In my previous post I concluded from the age distribution of the “Last Jedi disowners” that part of their disappointment might have been the result of the fact that a significant part of the members of this category are those who grew up with the Expanded Universe which was so unceremoniously ‘abandoned’ by Disney. I think there is actually little reason to believe that somehow this group would be more prone to hostile sexism.
So I am under the impression that although the survey gives us an excellent quantitative insight into some of the crucial aspects of the Last Jedi backlash, there is still part of the story that is missing. As anecdotal evidence all that I can supply is that I have noted that most of the YouTube channels that were putting out hostile sexist critiques of The Last Jedi, and the Sequel Trilogy in general, have gone on to do the same for Captain Marvel and several other more recent non-Star Wars films.
It makes me wonder whether perhaps an underreported aspect of all of this is a deliberate attempt of some to hijack this type of fan-community debates to further a sexist agenda. It could very well be that some of the loudest complainers about how Star Wars has become all “politicised” are exactly the ones doing most of the politicising. It is a well known strategy in propaganda: find a group of people who are disappointed about something and exploit that for your own political agenda by giving them your pet-enemy as the one person or thing to blame. We can see such ‘radicalisation techniques’ at work from IS all the way to the far-right.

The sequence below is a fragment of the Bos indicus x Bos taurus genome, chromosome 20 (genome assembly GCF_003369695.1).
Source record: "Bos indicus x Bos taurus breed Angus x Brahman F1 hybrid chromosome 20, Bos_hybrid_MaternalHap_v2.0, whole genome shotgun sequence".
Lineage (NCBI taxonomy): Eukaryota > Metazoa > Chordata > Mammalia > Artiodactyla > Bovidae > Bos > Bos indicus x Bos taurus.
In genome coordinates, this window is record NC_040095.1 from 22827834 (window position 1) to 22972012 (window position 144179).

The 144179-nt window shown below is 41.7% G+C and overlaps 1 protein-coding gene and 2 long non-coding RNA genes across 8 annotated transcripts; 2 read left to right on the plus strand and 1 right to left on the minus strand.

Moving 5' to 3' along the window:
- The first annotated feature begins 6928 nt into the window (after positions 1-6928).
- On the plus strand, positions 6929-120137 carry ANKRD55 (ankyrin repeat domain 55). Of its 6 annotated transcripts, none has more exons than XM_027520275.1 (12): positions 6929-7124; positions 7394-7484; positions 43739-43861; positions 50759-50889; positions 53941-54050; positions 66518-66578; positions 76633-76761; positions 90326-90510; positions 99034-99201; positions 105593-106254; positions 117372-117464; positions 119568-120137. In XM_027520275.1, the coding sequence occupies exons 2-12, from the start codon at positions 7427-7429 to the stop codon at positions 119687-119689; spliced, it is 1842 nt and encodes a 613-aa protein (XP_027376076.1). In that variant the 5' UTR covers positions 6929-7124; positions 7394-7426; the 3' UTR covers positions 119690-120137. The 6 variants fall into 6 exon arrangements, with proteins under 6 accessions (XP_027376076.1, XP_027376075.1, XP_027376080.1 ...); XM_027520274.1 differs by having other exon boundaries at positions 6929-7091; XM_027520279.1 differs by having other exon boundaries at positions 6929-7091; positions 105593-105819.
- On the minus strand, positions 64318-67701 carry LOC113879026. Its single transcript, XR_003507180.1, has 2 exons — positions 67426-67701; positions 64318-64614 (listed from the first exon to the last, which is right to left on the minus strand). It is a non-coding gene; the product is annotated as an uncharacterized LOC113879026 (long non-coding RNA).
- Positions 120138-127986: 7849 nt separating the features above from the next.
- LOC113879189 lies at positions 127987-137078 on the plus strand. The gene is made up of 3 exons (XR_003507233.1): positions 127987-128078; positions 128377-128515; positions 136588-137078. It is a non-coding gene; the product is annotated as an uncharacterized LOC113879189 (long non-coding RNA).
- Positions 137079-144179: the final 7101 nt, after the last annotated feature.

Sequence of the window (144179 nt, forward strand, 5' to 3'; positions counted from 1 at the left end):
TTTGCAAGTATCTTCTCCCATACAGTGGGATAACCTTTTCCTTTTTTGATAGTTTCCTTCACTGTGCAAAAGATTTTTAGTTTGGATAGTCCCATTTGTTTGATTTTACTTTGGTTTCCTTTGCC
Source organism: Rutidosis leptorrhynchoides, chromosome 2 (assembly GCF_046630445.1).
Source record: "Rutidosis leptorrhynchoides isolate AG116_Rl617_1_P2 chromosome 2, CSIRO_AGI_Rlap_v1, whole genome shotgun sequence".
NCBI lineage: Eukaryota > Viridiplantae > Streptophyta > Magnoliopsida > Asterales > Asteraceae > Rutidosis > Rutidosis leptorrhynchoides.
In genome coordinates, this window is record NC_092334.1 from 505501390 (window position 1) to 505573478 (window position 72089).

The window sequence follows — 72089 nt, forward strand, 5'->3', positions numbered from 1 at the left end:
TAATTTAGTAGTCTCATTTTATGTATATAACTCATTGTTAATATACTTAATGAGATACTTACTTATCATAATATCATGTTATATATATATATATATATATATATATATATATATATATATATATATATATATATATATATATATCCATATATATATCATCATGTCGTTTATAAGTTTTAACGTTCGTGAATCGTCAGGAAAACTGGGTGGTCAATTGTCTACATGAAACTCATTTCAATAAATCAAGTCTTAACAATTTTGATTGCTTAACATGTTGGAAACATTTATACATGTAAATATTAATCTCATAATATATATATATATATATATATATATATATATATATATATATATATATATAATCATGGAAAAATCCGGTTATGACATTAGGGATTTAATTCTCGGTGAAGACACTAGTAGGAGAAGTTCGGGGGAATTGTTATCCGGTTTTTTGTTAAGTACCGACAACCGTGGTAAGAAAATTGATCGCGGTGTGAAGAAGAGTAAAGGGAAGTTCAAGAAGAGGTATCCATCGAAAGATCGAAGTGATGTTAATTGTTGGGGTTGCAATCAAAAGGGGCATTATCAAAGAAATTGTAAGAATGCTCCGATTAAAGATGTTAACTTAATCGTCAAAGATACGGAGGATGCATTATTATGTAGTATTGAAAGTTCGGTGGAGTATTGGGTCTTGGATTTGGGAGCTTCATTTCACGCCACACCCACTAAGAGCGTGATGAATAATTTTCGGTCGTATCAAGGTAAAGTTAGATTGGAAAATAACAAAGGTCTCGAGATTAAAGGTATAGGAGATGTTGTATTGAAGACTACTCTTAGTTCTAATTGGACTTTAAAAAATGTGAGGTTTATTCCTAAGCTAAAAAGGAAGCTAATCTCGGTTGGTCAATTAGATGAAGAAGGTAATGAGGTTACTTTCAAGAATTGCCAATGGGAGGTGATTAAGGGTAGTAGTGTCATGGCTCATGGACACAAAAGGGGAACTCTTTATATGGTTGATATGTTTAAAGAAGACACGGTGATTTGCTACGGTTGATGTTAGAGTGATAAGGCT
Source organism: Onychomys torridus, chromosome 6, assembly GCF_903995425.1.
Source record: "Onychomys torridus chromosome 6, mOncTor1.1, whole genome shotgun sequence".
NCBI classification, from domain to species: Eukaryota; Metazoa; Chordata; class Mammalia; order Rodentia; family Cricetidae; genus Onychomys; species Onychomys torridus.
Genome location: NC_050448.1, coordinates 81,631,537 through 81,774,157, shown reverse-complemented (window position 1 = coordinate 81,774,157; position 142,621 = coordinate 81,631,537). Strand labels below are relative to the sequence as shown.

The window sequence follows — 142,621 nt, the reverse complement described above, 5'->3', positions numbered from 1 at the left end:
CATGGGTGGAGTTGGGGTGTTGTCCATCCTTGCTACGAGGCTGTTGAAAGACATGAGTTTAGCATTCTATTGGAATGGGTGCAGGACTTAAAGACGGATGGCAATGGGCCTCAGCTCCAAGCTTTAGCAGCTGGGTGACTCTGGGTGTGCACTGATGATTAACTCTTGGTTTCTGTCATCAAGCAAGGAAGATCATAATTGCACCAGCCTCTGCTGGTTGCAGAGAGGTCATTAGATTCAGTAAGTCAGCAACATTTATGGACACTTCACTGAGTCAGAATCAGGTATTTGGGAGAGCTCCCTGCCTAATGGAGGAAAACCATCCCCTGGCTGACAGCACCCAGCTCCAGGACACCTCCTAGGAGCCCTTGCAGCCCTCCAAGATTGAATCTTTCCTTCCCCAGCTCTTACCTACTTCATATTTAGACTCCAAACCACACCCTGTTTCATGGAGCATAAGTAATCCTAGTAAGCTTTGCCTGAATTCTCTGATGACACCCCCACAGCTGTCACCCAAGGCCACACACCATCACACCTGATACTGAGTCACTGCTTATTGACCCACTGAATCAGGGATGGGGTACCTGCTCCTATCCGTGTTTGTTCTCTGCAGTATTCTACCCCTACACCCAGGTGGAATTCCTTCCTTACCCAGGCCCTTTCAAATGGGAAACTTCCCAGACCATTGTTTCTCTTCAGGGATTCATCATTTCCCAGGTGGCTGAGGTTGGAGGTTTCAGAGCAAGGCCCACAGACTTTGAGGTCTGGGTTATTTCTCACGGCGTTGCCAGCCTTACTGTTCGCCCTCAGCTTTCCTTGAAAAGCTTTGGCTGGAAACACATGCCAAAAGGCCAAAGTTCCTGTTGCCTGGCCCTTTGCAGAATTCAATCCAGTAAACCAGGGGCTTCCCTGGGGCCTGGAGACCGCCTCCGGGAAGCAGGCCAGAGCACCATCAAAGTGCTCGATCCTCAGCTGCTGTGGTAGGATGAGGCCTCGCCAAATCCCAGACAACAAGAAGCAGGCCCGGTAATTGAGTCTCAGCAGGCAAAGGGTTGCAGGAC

If that hypothesis were correct, then the result of the survey would not necessarily present the degree to which sexism drove the Last Jedi backlash. Instead it would be the opposite: it presents the degree of success with which the fan-community debate has been successfully exploited and hijacked by those agitating for a more sexist worldview to spread their message.